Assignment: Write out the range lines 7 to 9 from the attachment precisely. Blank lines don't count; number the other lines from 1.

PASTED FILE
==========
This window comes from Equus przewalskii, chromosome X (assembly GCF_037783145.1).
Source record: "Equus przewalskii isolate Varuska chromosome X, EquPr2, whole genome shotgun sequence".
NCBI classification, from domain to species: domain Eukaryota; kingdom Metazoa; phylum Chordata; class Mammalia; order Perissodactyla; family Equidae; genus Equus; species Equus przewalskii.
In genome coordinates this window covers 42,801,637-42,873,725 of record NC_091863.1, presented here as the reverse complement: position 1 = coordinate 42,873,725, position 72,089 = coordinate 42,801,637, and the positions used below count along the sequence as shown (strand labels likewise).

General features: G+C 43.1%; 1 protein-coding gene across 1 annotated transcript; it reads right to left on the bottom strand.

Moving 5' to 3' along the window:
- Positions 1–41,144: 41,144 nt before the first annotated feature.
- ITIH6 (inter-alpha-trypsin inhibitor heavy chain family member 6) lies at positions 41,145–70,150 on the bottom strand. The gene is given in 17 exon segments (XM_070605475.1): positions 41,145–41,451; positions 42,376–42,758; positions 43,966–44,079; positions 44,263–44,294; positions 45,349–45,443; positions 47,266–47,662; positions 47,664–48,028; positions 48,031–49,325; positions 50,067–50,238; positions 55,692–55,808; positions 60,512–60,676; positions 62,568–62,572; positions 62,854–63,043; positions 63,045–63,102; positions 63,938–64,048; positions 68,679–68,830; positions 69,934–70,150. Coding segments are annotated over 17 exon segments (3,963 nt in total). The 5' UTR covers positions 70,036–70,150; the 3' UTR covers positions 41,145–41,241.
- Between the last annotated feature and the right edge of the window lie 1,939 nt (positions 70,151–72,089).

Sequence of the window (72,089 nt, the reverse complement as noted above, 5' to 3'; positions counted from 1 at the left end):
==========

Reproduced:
- Positions 1–41,144: 41,144 nt before the first annotated feature.
- ITIH6 (inter-alpha-trypsin inhibitor heavy chain family member 6) lies at positions 41,145–70,150 on the bottom strand. The gene is given in 17 exon segments (XM_070605475.1): positions 41,145–41,451; positions 42,376–42,758; positions 43,966–44,079; positions 44,263–44,294; positions 45,349–45,443; positions 47,266–47,662; positions 47,664–48,028; positions 48,031–49,325; positions 50,067–50,238; positions 55,692–55,808; positions 60,512–60,676; positions 62,568–62,572; positions 62,854–63,043; positions 63,045–63,102; positions 63,938–64,048; positions 68,679–68,830; positions 69,934–70,150. Coding segments are annotated over 17 exon segments (3,963 nt in total). The 5' UTR covers positions 70,036–70,150; the 3' UTR covers positions 41,145–41,241.
- Between the last annotated feature and the right edge of the window lie 1,939 nt (positions 70,151–72,089).